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All Darkness

May 17th, 2006

For those of you who think the reporting out of Iraq is being slanted and is “too negative,” keep in mind facts such as these:

I read stories each day about bodies being discovered in Baghdad neighborhoods, in garbage dumps outside the city, or in remote Iraqi outposts. They’re often found wrapped in plastic tarps, or disposed in mass graves.

Victims turn up showing signs of being tortured, such as having had their eyes gouged, or their bodies punctured by a drill. More victims of ethnic violence in a nation where it seems the scores will never be settled.

… Ministry of Interior sources say that since the December 15 elections, on average, 50 bodies are found in Baghdad daily.

Sectarian violence in Baghdad alone results in around 50 deaths a day. That’s 20,000 dead each year, give or take, in Baghdad alone, from sectarian violence (not the insurgency). Saddam is reported to have killed 61,000 people in Baghdad over his 23-year reign; that’s just over 7 people per day. The present bloodshed is far worse, and yet the same conservatives who don’t want the current killings reported have repeatedly emphasized how much killing Saddam did. They said it was so terrible that it justified the invasion in the first place. And yet, somehow, horrific killings seven times more frequent are supposed to be no more significant than news about how many hours of electricity the city gets daily? When your neighbors are gouging out your son’s eyes and drilling holes into his head, then dumping his mutilated body onto the street in a tarp, I don’t think you give a crap about how long the lights stay on at night. It’s pretty much all darkness at that point.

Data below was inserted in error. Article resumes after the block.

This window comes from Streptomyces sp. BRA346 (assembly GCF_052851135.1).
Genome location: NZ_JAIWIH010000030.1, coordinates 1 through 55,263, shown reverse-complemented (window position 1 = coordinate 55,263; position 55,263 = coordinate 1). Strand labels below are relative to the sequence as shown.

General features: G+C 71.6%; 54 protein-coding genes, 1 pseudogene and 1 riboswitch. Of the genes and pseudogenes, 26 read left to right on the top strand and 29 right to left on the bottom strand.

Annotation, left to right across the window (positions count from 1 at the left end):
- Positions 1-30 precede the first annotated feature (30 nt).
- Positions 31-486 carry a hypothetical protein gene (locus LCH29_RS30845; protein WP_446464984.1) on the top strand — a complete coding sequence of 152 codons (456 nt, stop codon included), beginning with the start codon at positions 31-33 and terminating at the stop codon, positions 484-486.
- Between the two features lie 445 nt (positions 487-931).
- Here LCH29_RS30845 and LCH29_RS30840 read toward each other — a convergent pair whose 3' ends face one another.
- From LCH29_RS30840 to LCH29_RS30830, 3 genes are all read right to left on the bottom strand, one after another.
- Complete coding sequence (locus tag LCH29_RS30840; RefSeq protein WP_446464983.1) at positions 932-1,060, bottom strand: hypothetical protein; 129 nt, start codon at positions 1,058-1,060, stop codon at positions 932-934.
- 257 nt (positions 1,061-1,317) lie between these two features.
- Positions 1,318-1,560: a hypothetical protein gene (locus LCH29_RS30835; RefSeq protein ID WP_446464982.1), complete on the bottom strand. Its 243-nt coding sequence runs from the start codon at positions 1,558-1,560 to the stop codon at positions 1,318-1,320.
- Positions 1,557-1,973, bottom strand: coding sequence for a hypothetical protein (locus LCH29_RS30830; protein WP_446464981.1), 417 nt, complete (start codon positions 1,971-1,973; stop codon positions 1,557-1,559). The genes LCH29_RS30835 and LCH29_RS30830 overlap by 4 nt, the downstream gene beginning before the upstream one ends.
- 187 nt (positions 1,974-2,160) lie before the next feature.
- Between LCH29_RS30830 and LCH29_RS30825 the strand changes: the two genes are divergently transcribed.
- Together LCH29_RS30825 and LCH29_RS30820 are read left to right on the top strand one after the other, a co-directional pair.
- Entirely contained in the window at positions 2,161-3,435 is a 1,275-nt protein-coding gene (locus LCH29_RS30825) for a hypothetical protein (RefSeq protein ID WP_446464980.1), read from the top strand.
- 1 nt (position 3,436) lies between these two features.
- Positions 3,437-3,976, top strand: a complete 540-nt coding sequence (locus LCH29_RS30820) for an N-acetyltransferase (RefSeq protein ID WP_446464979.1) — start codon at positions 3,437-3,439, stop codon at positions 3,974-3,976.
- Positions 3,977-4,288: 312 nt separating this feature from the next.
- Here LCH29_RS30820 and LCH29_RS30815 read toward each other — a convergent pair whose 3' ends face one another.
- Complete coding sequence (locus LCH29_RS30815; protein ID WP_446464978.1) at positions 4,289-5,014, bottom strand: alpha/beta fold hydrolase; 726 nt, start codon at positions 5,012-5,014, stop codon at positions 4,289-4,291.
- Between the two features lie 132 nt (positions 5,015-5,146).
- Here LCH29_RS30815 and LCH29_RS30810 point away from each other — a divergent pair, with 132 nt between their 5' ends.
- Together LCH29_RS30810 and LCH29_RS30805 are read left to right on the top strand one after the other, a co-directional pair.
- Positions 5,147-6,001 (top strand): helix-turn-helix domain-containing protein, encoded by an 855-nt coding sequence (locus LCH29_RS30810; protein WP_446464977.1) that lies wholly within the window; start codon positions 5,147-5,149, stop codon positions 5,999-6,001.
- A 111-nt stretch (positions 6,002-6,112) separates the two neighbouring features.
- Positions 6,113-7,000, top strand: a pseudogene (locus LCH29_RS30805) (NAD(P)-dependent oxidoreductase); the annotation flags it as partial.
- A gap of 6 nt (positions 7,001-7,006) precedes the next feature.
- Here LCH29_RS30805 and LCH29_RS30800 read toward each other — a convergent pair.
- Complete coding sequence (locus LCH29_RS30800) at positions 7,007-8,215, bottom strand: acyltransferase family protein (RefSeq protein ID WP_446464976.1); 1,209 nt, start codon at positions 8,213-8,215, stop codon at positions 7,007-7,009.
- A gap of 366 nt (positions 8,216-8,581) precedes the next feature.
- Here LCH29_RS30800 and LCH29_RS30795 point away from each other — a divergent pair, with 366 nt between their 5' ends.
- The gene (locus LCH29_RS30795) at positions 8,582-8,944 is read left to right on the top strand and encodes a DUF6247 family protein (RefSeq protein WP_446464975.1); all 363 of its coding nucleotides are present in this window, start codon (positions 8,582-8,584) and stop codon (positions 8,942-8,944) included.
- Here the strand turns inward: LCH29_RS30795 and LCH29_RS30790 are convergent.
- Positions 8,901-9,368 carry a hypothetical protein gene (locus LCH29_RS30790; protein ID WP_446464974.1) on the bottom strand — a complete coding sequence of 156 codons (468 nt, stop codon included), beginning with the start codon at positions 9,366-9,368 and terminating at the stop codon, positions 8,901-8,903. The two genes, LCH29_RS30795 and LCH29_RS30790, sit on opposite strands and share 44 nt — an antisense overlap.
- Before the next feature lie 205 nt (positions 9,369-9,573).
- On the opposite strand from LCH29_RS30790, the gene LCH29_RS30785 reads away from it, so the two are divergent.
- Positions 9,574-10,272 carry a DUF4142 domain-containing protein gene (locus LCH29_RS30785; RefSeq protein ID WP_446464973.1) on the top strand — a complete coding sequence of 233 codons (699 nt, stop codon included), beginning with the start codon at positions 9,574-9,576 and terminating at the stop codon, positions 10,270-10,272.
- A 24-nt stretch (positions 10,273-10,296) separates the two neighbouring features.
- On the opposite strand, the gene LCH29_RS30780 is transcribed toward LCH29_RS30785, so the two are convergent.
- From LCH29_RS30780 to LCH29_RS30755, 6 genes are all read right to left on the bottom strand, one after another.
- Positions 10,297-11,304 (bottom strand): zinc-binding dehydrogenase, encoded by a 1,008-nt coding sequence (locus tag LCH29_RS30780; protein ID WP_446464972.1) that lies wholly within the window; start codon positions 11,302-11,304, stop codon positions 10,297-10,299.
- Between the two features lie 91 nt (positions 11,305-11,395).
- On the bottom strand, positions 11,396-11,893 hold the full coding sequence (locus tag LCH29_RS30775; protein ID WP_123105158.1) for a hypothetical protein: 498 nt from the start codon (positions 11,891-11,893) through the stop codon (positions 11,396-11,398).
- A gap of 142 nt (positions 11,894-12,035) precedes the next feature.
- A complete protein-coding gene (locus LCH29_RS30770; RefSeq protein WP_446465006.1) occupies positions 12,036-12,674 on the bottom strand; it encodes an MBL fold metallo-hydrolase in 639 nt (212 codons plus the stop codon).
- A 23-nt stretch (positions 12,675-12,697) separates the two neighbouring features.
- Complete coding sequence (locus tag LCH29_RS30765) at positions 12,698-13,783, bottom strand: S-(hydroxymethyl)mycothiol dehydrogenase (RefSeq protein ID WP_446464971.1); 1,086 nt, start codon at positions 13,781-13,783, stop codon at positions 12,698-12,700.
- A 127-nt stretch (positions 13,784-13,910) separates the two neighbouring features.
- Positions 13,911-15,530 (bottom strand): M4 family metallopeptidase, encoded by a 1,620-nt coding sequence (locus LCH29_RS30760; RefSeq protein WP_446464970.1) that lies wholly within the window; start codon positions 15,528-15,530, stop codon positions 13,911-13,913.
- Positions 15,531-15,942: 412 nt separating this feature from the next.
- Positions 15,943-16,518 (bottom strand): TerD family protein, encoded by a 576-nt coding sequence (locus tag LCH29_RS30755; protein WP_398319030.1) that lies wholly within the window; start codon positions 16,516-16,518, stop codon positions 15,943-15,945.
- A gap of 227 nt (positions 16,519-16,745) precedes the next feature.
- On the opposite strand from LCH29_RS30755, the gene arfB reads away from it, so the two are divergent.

Forgive me for saying so, but to criticize the press for covering stuff like that instead of school openings is crassly and overtly political. I don’t care if they open a hundred schools a day and everybody gets water and power up and running 24/7. Fifty people brutally tortured and then dumped on the streets in sectarian violence trumps that so significantly that it’s not even close. Criticism of the media “slanting” coverage by reporting the deaths has absolutely nothing to do with representing the reality of Iraq, and has everything to do with trying to whitewash the violence there so as to improve Bush’s image and the GOP legacy; it’s an attempt to fool the American people into thinking that we’ve achieved “success” in Iraq. At best, it is self-delusion.

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